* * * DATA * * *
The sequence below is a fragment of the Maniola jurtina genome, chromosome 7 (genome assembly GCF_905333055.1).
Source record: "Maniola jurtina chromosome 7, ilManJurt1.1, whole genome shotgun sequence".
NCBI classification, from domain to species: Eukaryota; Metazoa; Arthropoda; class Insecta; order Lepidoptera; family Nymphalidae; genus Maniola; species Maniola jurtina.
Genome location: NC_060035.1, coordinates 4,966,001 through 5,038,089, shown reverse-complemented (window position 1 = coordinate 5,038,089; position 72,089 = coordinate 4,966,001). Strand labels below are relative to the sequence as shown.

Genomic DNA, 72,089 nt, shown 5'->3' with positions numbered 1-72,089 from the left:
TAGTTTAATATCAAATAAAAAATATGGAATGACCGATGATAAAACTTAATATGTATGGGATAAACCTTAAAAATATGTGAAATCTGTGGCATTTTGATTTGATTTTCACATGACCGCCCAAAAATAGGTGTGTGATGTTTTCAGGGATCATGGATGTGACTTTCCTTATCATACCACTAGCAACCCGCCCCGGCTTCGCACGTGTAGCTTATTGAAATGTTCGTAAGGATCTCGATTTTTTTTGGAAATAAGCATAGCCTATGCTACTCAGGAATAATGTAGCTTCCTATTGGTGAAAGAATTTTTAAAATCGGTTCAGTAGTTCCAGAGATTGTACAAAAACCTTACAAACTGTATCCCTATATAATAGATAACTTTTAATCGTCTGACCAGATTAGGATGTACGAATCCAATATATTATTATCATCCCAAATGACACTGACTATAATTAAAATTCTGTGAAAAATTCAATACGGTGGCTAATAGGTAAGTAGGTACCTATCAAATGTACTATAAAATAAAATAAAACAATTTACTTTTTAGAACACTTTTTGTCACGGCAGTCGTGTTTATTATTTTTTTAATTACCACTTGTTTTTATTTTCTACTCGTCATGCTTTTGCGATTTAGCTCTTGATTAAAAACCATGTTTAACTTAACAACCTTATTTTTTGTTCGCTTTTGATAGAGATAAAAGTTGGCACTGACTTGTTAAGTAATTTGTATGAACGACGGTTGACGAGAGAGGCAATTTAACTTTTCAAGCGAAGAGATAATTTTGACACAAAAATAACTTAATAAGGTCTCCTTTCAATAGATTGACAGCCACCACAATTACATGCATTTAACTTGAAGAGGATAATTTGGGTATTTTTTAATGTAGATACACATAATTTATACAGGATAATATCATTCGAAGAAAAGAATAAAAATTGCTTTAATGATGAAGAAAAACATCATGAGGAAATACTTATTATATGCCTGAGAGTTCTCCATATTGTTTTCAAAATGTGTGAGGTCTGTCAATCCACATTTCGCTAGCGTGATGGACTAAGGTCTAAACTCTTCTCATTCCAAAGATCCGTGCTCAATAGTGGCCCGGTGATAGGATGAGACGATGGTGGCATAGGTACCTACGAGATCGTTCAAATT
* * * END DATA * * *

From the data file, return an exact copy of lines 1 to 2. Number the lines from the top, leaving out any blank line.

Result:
The sequence below is a fragment of the Maniola jurtina genome, chromosome 7 (genome assembly GCF_905333055.1).
Source record: "Maniola jurtina chromosome 7, ilManJurt1.1, whole genome shotgun sequence".